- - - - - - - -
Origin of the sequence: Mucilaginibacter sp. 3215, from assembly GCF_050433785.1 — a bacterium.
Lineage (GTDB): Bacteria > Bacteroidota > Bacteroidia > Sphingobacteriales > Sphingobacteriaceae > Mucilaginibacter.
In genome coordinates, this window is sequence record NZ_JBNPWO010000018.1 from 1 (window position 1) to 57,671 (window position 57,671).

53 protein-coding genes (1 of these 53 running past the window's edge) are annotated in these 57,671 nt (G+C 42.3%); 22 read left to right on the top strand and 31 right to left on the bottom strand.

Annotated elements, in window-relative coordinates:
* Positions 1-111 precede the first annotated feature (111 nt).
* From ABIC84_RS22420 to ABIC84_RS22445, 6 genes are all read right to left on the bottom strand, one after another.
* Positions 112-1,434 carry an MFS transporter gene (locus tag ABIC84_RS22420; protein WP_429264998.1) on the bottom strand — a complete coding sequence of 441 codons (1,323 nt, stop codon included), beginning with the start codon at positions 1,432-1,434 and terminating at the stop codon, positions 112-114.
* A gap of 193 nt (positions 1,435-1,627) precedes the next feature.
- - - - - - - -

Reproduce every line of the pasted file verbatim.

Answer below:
Origin of the sequence: Mucilaginibacter sp. 3215, from assembly GCF_050433785.1 — a bacterium.
Lineage (GTDB): Bacteria > Bacteroidota > Bacteroidia > Sphingobacteriales > Sphingobacteriaceae > Mucilaginibacter.
In genome coordinates, this window is sequence record NZ_JBNPWO010000018.1 from 1 (window position 1) to 57,671 (window position 57,671).

53 protein-coding genes (1 of these 53 running past the window's edge) are annotated in these 57,671 nt (G+C 42.3%); 22 read left to right on the top strand and 31 right to left on the bottom strand.

Annotated elements, in window-relative coordinates:
* Positions 1-111 precede the first annotated feature (111 nt).
* From ABIC84_RS22420 to ABIC84_RS22445, 6 genes are all read right to left on the bottom strand, one after another.
* Positions 112-1,434 carry an MFS transporter gene (locus tag ABIC84_RS22420; protein WP_429264998.1) on the bottom strand — a complete coding sequence of 441 codons (1,323 nt, stop codon included), beginning with the start codon at positions 1,432-1,434 and terminating at the stop codon, positions 112-114.
* A gap of 193 nt (positions 1,435-1,627) precedes the next feature.